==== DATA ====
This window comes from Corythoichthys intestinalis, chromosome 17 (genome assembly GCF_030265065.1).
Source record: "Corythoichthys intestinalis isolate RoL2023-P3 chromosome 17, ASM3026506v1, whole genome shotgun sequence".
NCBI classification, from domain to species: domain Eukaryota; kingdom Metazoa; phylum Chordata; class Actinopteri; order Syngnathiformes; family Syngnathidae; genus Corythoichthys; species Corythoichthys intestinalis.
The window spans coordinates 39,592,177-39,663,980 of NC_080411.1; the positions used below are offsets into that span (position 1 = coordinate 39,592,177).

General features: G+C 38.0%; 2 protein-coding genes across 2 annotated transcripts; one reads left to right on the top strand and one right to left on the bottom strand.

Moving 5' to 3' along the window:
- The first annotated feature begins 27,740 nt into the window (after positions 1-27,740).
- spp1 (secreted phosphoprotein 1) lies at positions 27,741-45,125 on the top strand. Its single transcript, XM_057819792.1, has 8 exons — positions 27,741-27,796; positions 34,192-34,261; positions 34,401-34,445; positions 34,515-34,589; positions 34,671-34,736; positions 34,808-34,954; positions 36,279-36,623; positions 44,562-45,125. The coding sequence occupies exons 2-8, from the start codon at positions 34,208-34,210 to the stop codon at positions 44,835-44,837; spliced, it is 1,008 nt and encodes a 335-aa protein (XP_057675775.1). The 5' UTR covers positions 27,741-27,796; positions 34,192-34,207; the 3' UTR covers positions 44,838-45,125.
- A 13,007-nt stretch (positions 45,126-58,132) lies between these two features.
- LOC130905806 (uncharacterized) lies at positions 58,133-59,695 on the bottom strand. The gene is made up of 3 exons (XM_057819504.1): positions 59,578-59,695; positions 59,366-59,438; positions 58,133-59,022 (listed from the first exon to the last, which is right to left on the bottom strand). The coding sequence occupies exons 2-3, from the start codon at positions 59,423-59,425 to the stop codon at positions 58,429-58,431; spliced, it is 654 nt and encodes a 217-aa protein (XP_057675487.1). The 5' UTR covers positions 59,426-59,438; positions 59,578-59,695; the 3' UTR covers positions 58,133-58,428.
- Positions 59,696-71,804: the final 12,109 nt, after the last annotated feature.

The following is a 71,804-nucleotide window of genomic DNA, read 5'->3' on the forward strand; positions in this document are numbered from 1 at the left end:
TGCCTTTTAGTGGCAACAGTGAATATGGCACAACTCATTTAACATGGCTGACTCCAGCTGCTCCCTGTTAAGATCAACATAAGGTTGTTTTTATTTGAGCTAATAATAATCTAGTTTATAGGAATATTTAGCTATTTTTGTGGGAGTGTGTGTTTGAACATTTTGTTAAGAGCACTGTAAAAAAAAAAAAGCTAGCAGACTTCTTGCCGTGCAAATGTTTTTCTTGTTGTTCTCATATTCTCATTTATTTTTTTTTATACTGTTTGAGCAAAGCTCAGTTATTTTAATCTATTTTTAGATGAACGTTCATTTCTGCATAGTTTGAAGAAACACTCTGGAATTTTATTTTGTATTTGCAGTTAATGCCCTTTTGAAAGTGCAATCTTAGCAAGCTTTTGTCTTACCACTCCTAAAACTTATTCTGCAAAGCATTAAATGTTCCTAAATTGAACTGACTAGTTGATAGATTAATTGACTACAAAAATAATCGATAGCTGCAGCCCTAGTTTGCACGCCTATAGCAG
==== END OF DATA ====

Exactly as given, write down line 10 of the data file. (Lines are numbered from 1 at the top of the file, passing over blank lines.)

- LOC130905806 (uncharacterized) lies at positions 58,133-59,695 on the bottom strand. The gene is made up of 3 exons (XM_057819504.1): positions 59,578-59,695; positions 59,366-59,438; positions 58,133-59,022 (listed from the first exon to the last, which is right to left on the bottom strand). The coding sequence occupies exons 2-3, from the start codon at positions 59,423-59,425 to the stop codon at positions 58,429-58,431; spliced, it is 654 nt and encodes a 217-aa protein (XP_057675487.1). The 5' UTR covers positions 59,426-59,438; positions 59,578-59,695; the 3' UTR covers positions 58,133-58,428.